Introduction: The High Writer

NYC writer KATSU demonstrates the functionality of the latest tool from the Graffiti Research Lab: The High Writer. Drawing on previous paint-pole designs from innovators like Barry McGee and the Citizens Against Ugly Street Spam, the High Writer is a tool that amplifies the scale and height of marks rendered with a spray can. The high writer is easily constructed from materials available at Home Depot and your local bike shop. All praise be to the Eyebeam R&D OpenLab.

To view high writer photos on flickr Click here.

Benefit Art Show and Auction for Daniel McGowan

The prototype High Writer will be auctioned off at the "If They Come for You in the Morning" Benefit Gallery Show for Daniel McGowan hosted by Visual Resistance. All proceeds from the show will benefit the legal fund of environmental and social justice activist Daniel McGowan.

Thursday, July 27 & Friday, July 28, 2006, 5-10pm
ABC No Rio, 156 Rivington St, Lower East Side, NYC

Art Auction on Ebay

The AMERIKA1 mural by KATSU pictured in the video is currently up for bid on ebay. Click here to place your bid. Now lets learn how to write naturally high.

Step 1: Parts, Materials and Tools


All of these parts can all be purchased at the local Home Depot or art supply store. Look for the bike parts at used cycle shops.

Hardware store

12-15 foot painter's pole
3 pole extension set
Paint edger attachment
Handyboard sheet
Balsa wood blocks
2-inch #8-32 bolts, nuts and washers
2.5-inch #8-32 bolts, nuts and washers
3/4-inch #8-32 bolts, nuts and washers
1-inch #8-32 bolts, nuts and washers
3-inch 360 swivel coaster
3-inch C-clamps
Transparent tape
JB Weld
5-minute epoxy

Bike shop

Bike V-Brake system: hand lever, bike cable and one brake arm/pad
bike water bottle holder

Art store

Spay-paint can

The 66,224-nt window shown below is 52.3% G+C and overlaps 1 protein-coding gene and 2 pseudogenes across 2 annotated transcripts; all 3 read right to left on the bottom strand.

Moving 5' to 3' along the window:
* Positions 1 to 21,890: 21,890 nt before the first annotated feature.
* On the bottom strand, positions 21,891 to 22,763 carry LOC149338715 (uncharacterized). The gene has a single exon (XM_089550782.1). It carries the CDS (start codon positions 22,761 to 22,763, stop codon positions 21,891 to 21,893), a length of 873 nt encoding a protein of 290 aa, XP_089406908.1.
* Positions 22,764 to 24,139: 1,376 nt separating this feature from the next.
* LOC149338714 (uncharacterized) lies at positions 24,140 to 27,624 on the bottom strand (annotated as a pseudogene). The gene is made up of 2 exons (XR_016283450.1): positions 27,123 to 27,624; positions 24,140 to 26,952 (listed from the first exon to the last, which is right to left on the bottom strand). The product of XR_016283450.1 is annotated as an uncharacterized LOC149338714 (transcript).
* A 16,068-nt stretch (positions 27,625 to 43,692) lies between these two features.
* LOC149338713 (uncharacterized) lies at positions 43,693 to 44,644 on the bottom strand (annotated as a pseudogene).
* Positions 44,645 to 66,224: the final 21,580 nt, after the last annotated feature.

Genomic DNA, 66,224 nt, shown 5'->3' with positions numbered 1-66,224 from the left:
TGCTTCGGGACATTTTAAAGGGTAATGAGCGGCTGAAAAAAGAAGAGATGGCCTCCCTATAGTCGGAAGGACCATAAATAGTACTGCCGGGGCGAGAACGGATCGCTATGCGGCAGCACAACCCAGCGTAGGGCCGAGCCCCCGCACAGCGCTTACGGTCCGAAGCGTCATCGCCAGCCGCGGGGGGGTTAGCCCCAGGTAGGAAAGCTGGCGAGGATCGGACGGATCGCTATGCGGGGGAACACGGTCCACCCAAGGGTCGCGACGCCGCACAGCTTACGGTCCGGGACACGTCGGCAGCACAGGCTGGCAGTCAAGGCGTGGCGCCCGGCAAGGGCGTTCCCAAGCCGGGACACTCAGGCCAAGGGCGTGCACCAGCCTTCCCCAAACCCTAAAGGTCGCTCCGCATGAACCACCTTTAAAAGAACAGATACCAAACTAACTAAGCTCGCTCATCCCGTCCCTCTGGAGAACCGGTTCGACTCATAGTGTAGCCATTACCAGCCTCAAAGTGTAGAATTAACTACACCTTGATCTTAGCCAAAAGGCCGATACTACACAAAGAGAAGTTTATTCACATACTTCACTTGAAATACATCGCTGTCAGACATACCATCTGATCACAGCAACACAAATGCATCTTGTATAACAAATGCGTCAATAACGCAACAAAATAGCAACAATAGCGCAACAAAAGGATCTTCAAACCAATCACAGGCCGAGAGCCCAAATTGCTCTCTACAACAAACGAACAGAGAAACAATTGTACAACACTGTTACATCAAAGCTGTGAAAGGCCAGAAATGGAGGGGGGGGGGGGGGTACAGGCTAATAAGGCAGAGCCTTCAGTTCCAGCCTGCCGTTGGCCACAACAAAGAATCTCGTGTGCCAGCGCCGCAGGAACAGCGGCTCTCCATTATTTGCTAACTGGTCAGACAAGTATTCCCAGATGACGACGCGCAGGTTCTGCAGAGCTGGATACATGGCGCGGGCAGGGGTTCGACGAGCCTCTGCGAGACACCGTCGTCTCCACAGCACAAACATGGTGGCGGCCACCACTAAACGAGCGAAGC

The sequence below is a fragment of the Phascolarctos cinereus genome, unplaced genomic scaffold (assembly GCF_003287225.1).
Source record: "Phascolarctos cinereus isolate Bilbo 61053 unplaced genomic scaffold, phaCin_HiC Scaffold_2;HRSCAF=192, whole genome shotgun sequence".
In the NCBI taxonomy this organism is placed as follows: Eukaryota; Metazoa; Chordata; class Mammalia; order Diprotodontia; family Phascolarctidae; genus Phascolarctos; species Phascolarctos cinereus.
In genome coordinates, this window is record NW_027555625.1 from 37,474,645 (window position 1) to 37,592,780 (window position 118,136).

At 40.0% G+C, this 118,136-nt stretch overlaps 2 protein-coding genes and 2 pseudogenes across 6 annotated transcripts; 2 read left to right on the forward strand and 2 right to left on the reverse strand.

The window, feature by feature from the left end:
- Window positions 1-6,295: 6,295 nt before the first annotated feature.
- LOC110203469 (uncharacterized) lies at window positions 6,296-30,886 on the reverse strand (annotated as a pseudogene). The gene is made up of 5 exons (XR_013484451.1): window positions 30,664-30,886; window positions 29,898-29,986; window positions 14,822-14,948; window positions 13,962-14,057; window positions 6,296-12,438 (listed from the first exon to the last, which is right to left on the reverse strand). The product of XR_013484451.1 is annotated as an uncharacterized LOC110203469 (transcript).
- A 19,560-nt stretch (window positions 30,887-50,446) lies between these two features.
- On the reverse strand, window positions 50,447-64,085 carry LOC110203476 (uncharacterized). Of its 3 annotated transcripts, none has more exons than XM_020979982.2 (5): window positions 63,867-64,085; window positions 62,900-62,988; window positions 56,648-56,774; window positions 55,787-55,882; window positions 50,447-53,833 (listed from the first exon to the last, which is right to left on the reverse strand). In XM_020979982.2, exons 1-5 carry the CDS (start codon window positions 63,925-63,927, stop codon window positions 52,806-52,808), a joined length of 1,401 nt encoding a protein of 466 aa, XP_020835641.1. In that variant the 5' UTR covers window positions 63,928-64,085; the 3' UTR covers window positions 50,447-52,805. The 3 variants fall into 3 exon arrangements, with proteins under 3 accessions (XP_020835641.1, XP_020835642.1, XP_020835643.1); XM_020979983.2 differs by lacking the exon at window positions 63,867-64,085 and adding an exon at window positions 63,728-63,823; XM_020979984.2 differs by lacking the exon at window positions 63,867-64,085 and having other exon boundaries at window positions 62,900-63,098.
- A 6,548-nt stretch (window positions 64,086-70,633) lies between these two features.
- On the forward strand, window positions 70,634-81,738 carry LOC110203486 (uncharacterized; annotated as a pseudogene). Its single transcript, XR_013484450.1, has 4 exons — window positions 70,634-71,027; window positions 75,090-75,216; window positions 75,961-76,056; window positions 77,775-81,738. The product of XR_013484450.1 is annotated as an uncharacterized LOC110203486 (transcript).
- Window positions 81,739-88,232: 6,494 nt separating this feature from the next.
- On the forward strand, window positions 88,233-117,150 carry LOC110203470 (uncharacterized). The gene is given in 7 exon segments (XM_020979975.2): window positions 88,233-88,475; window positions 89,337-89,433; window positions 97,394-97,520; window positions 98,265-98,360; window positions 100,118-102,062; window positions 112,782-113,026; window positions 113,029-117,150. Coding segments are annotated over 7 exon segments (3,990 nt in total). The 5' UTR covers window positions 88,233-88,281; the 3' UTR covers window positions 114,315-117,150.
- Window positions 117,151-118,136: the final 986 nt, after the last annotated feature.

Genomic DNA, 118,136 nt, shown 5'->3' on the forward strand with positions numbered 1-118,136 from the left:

NY fat caps


MItre box
Mitre box saw
screwdriver set
box cutter
hex key set
measuring tape
cordless drill and 13/64th drill bits

Step 2: Make the Head

If you're going to make the Hight Writer you might as well start with the head. The head consists of the water bottle holder that secures the paint can, the mechanisms that spray the can and counter-weights.

Fabricate the Head

First you must fabricate the wood risers and support panel.

1. Download this PDF file and print it actual scale. Use it as a template to help you (a) cut a 6-inch by 13.5-inch panel out of the 1/8th-inch handyboard and (b) drill a number of holes using a 3/16th or 13/64th drill bit.

2. Cut two riser blocks from the balsa wood using a mitre box and saw.

The wheel riser block will be:
2.35-inches x 2-inches x 1.35-inches

The brake arm riser will be:
2-inches x 2-inches 1.2-inches

3. Using the holes in the panel as your template, mark and drill matching sets of holes in the riser blocks.

Assemble the head

Use the #8-32 bolts and nuts, using washers where appropriate, to attach both risers, edger attachment, brake arm and water bottle holder. If your water bottle doesn't line up with the generic holes in the template you will have to experiment with the location of the bottle once you assemble the rest of the head. You can leave the actual brake pad on the arm use it as the contact point with the spray-can cap, or you can make your own contact surface like we did with a 2-inch x 2-inch piece of 1/4-inch Plexiglas. Check the attached images and photo notes for more specific info.

Tighten the C-clamps down on the bottom of the support panel as pictured. This help the system stay flush to the wall.

Step 3: Make the Tail

Fabricate the Tail

To build the tail and connect it to the head you will need to fabricate a few parts: the cable, the hand lever and the cable constraints.